Technology Now Chapter 5
Technology Now Chapter 5: The World Wide Web
Terms in this set (113)
Software that is added on to an existing application to provide additional features to that program. Also called plug-in.
Feature in all browsers that displays the URL to let you know where you are on the Web. You can also enter the URL of the Web page you want to go to into the address bar.
Web sites that specialize in collecting and organizing data from other consumer Web sites.
The appearance of movement or motion added to an object or text by displaying a sequence of still images, each with small changes from the previous image.
Application service provider (ASP)
An organization that provides software-based services over the Internet, whereas Internet service providers, or ISPs, provide access to the Internet.
Browser feature that lets you pin a Web site's icon to a tab so the Web site is always available. The App Tab displays a blue highlight when the corresponding site changes.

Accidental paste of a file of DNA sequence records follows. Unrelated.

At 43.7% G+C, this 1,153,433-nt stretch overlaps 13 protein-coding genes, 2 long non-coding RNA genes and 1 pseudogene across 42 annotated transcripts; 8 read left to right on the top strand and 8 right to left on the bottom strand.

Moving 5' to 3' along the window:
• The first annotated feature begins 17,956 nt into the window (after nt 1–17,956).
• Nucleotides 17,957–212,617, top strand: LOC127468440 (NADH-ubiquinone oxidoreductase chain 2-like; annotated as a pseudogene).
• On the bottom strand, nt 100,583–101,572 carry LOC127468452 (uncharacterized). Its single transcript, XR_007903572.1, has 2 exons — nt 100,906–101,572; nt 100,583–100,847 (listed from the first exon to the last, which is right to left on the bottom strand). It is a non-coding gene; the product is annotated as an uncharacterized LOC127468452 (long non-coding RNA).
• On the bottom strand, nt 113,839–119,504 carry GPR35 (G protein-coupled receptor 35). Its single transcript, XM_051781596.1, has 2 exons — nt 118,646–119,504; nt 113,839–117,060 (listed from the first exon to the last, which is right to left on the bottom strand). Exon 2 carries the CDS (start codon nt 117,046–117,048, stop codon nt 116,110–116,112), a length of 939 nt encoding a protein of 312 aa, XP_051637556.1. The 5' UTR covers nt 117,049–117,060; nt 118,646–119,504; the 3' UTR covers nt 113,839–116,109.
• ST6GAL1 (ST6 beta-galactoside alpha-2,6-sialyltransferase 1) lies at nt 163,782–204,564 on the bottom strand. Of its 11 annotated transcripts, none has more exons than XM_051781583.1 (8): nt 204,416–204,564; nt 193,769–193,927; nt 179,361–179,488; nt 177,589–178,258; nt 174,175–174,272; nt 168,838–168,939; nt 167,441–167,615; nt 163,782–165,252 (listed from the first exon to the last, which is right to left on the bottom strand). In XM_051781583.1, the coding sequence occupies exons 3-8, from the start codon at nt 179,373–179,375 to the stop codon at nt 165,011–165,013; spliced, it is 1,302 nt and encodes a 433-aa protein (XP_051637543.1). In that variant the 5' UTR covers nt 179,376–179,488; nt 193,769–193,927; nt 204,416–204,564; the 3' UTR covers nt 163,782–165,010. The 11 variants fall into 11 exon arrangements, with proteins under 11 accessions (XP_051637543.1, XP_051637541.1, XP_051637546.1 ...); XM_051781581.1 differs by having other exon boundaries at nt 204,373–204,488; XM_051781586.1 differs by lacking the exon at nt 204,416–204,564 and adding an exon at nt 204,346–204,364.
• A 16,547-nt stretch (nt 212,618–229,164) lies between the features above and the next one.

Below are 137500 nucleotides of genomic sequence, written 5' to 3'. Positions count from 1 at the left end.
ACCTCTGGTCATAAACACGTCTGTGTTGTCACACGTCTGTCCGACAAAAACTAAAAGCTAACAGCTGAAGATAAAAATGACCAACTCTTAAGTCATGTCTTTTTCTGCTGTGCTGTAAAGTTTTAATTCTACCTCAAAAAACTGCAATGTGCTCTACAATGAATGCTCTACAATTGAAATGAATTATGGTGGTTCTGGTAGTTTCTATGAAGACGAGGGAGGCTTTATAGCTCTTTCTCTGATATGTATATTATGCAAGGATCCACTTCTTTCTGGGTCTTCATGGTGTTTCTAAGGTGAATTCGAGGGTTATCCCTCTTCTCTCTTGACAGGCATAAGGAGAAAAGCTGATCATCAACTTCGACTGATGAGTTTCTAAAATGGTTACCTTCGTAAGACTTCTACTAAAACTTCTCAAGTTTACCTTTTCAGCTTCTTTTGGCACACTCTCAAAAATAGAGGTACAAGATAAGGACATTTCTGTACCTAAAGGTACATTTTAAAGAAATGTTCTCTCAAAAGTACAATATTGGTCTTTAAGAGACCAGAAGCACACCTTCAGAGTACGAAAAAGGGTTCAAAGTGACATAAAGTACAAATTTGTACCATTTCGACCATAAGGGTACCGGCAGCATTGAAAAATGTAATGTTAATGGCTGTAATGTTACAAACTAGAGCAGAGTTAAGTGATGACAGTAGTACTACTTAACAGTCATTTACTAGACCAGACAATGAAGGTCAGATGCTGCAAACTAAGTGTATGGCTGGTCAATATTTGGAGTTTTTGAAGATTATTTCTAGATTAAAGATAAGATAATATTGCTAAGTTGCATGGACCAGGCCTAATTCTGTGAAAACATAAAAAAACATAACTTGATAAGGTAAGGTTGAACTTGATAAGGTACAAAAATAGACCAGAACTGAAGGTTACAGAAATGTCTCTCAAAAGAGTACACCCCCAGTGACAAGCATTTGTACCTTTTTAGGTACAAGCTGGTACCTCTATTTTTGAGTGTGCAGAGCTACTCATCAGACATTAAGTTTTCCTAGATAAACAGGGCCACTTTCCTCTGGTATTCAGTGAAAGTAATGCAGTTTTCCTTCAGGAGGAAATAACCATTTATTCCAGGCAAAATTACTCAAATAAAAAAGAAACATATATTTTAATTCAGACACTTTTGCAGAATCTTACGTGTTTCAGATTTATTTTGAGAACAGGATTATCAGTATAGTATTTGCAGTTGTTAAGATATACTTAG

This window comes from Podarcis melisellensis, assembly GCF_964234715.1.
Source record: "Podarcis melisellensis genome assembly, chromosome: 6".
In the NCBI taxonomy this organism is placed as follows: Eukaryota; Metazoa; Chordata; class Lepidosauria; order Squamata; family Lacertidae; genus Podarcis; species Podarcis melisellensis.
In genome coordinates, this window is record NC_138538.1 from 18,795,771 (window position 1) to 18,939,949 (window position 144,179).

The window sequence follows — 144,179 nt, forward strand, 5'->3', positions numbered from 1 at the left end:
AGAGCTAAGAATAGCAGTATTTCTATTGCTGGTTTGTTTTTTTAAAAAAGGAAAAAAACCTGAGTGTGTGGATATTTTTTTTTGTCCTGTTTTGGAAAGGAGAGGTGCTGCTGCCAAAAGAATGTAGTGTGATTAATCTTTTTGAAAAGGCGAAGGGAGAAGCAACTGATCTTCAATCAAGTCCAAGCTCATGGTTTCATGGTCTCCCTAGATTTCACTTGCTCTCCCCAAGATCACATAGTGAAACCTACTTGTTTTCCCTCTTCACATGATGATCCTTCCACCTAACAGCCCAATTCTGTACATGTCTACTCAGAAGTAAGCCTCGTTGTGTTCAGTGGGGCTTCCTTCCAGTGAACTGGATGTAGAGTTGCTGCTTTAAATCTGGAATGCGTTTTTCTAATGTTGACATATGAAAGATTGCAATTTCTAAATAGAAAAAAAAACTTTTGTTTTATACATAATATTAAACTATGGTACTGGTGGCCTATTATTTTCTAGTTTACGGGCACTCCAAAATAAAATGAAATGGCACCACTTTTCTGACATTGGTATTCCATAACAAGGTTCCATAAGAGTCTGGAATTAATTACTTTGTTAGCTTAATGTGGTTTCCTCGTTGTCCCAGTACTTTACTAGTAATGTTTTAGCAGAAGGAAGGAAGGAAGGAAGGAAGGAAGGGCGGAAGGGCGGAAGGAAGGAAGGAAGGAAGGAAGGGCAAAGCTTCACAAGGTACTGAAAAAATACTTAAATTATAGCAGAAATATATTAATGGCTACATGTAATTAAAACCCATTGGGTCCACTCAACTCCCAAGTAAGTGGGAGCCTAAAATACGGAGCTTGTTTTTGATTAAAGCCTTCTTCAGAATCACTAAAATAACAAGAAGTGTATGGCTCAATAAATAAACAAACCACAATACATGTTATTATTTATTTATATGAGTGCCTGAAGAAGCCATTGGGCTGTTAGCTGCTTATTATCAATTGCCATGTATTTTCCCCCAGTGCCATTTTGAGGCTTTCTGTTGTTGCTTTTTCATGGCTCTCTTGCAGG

An advertisement that appears in a separate window when you access a Web page, typically near the top or at the side or bottom margins.
A printed code that looks like a series of stacked bars; used in stores and supermarkets to code items for pricing and inventory. Each bar has a number value.
An image that consists of pixels, which lose quality when enlarged.
Short for Web log, a Web page listing journal entries that provide commentary and information, usually about a particular interest.
A saved shortcut to a Web page in a browser. Also called favorite.
A word or symbol, such as AND, OR, +, or NOT, that identifies the relationship between keywords to create search criteria. Also called search operator.
An application that helps you access the Web and communicate and share information on it.
E-commerce model in which businesses provide goods, information and services to other businesses, examples include advertising, credit, recruiting, sales and marketing, technical support, and training.